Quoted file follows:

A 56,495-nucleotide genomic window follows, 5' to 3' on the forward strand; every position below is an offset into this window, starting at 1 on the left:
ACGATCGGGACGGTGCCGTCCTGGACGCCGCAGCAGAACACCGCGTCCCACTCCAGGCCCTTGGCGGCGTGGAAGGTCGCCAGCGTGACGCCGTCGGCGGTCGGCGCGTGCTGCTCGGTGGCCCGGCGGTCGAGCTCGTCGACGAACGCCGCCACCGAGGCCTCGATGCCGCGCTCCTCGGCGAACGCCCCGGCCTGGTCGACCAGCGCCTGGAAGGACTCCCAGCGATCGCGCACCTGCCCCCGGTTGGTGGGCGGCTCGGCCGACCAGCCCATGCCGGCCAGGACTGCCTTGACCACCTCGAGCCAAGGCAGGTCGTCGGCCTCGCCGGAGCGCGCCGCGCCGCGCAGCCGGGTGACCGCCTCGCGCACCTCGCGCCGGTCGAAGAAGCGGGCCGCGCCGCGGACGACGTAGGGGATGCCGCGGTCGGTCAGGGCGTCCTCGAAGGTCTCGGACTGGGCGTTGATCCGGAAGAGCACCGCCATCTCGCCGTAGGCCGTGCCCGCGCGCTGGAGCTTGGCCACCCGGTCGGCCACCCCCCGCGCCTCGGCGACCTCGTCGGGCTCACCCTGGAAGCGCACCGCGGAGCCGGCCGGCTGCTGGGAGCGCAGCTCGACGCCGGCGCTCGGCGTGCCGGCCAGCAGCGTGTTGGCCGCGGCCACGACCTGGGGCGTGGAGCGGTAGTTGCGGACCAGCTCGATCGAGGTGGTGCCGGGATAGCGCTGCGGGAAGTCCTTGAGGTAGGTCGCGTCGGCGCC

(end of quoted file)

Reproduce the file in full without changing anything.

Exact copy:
A 56,495-nucleotide genomic window follows, 5' to 3' on the forward strand; every position below is an offset into this window, starting at 1 on the left:
ACGATCGGGACGGTGCCGTCCTGGACGCCGCAGCAGAACACCGCGTCCCACTCCAGGCCCTTGGCGGCGTGGAAGGTCGCCAGCGTGACGCCGTCGGCGGTCGGCGCGTGCTGCTCGGTGGCCCGGCGGTCGAGCTCGTCGACGAACGCCGCCACCGAGGCCTCGATGCCGCGCTCCTCGGCGAACGCCCCGGCCTGGTCGACCAGCGCCTGGAAGGACTCCCAGCGATCGCGCACCTGCCCCCGGTTGGTGGGCGGCTCGGCCGACCAGCCCATGCCGGCCAGGACTGCCTTGACCACCTCGAGCCAAGGCAGGTCGTCGGCCTCGCCGGAGCGCGCCGCGCCGCGCAGCCGGGTGACCGCCTCGCGCACCTCGCGCCGGTCGAAGAAGCGGGCCGCGCCGCGGACGACGTAGGGGATGCCGCGGTCGGTCAGGGCGTCCTCGAAGGTCTCGGACTGGGCGTTGATCCGGAAGAGCACCGCCATCTCGCCGTAGGCCGTGCCCGCGCGCTGGAGCTTGGCCACCCGGTCGGCCACCCCCCGCGCCTCGGCGACCTCGTCGGGCTCACCCTGGAAGCGCACCGCGGAGCCGGCCGGCTGCTGGGAGCGCAGCTCGACGCCGGCGCTCGGCGTGCCGGCCAGCAGCGTGTTGGCCGCGGCCACGACCTGGGGCGTGGAGCGGTAGTTGCGGACCAGCTCGATCGAGGTGGTGCCGGGATAGCGCTGCGGGAAGTCCTTGAGGTAGGTCGCGTCGGCGCC